Search Reference

 


pivot

pivot

This page is currently a work in progress; expect frequent near-term updates.

The pivot command makes simple pivot operations fairly simple, but can be pretty complex for more sophisticated pivot operations. Fundamentally this command is a wrapper around stats and xyseries. It does not add new behavior, but it may be easier to use if you are already familiar with how Pivot works. Read more in the Pivot Manual. Also, read how to open non-transforming searches in Pivot.

This command is a generating command and must be first in a search pipeline. It requires a large number of inputs: the data model, the data model object, and pivot elements.

Synopsis

Run pivot searches against a particular data model object.

Syntax

| pivot <datamodel-name> <objectname> <pivot element>

Required arguments

datamodel-name
Syntax: <string>
Description: The name of the data model to search.
objectname
Syntax: <string>
Description: The name of a data model object to search.
pivot element
Syntax: (<cellvalue>)* (SPLITROW <rowvalue>)* (SPLITCOL colvalue [options])* (FILTER <filter expression>)* (LIMIT <limit expression>)* (ROWSUMMARY <true|false>)* (COLSUMMARY <true|false>)* (SHOWOTHER <true|false>)* (NUMCOLS <num>)* (rowsort [options])*
Description: Use pivot elements to define your pivot table or chart. Pivot elements include cell values, split rows, split columns, filters, limits, row and column formatting, and row sort options. Cell values always come first. They are followed by split rows and split columns, which can be interleaved, for example: avg(val), SPLITCOL foo, SPLITROW bar, SPLITCOL baz.

Cell value element

<cellvalue>
Syntax: <function>(fieldname) [AS <label>]
Description: Define the values of a cell and optionally rename it. Here, "label" is the name of the cell in the report.

The set of allowed functions depend on the data type of field specified (fieldname):

  • for strings: list, values, first, last, count, and distinct_count (dc).
  • for numbers: sum, count, avg, max, min, stdev, list, and values.
  • for timestamps: duration, earliest, latest, list, and values.
  • for object or child counts: count.

Row split-by element

SPLITROW <rowvalue>
Syntax: fieldname [AS <label>] [RANGE start=<value> end=<value> max=<value> size=<value>] [PERIOD (auto | year | month| day | hour | minute | second)] [TRUELABEL <label>] [FALSELABEL <label>]
Description: You can have none, some, or all of these options on each SPLITROW. They may appear in any order. You can rename the field using "AS <label>", where "label" is the name of the row in the report.

Other options depend on the data type of the field specified (fieldname):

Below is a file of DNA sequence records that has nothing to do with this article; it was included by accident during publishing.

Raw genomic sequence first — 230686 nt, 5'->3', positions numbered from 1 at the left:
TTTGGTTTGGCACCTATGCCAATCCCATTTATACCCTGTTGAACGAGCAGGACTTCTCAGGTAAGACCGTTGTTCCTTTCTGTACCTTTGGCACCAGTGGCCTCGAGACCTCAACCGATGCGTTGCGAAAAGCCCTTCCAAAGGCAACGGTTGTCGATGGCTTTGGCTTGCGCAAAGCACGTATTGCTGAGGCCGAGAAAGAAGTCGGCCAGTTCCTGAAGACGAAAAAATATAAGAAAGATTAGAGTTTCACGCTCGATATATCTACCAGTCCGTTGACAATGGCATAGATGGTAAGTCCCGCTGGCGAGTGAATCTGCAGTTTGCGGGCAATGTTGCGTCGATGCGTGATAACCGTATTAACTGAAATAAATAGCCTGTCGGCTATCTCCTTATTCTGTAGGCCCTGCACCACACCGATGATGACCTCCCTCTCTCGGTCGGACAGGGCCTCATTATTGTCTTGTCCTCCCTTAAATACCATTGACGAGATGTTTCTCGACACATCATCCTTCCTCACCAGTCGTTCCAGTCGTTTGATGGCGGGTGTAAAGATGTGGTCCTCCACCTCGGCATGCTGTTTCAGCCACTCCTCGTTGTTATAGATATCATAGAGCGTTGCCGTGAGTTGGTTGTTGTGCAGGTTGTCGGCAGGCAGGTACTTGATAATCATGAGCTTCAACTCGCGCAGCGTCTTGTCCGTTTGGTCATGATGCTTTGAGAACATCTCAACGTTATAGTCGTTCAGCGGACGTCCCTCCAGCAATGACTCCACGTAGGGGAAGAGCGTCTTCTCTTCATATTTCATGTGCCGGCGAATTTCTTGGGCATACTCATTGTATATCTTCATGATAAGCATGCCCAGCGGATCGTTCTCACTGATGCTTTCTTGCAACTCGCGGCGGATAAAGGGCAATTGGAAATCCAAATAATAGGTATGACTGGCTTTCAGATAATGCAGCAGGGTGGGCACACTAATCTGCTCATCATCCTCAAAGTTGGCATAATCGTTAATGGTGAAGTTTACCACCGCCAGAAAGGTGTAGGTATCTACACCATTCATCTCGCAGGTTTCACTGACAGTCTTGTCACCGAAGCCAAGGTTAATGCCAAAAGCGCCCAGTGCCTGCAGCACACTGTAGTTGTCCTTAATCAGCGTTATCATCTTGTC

• RANGE applies only for numbers. The options (start, end, max, and size) do not all have to be specified.
  • PERIOD applies only for timestamps. Use it to specify the period to bucket by.
  • TRUELABEL applies only for booleans. Use it to specify the label for true values.
  • FALSELABEL applies only for booleans. Use it to specify the label for false values.

Column split-by element

SPLITCOL colvalue <options>
Syntax: fieldname [ RANGE start=<value> end=<value> max=<value> size=<value>] [PERIOD (auto | year | month| day | hour | minute | second)] [TRUELABEL <label>] [FALSELABEL <label>]
Description: You can have none, some, or all of these options on each SPLITROW. They may appear in any order.

Other options depend on the data type of the field specified (fieldname):

  • RANGE applies only for numbers. The options (start, end, max, and size) do not all have to be specified.
  • PERIOD applies only for timestamps. Use it to specify the period to bucket by.
  • TRUELABEL applies only for booleans. Use it to specify the label for true values.
  • FALSELABEL applies only for booleans. Use it to specify the label for false values.

Filter element

Filter <filter expression>
Syntax: <fieldname> <comparator> <value>
Description: The comparator you can use for value expressions depends on the the type of field value.
  • for strings: is, contains, isNot, doesNotContain, startsWith, endsWith,isNull, isNotNull, and regex
  • ipv4: is, contains, isNot, doesNotContain, startsWith, isNull, isNotNull
  • for numbers: =, !=, <, <=, >, >=, isNull, isNotNull
  • for booleans: isNull, isNotNull, = or is

Limit element

Limit <limit expression>
Syntax: LIMIT <fieldname> BY <limittype> <number> <statsfn>(<fieldname>)

Examples

Example 1: This command counts the number of events in the "HTTP Requests" object in the "Tutorial" data model.

| pivot Tutorial HTTP_requests count(HTTP_requests) AS "Count of HTTP requests"

This can be formatted as a single value report in the dashboard panel:

Pivot command single panel.png


Example 2: Using the Tutorial data model, create a pivot table for the count of "HTTP Requests" per host.

| pivot Tutorial HTTP_requests count(HTTP_requests) AS "Count" SPLITROW host AS "Server" SORT 100 host

Pivot command table.png


See also

datamodel, stats, xyseries

Answers

Have questions? Visit Splunk Answers and see what questions and answers the Splunk community has about using the pivot command.

This documentation applies to the following versions of Splunk: 6.0 , 6.0.1 , 6.0.2 , 6.0.3 , 6.0.4 , 6.0.5 , 6.0.6 , 6.0.7 , 6.1 , 6.1.1 , 6.1.2 , 6.1.3 , 6.1.4 , 6.1.5 , 6.2.0 , 6.2.1 View the Article History for its revisions.


Comments

When I try to use the FILTER regex on a string field, I get the following error message : "Error in 'PivotUtil': Cannot filter using 'regex' on field type 'string'.". This page says that it is possible...

TaZe78
December 11, 2014

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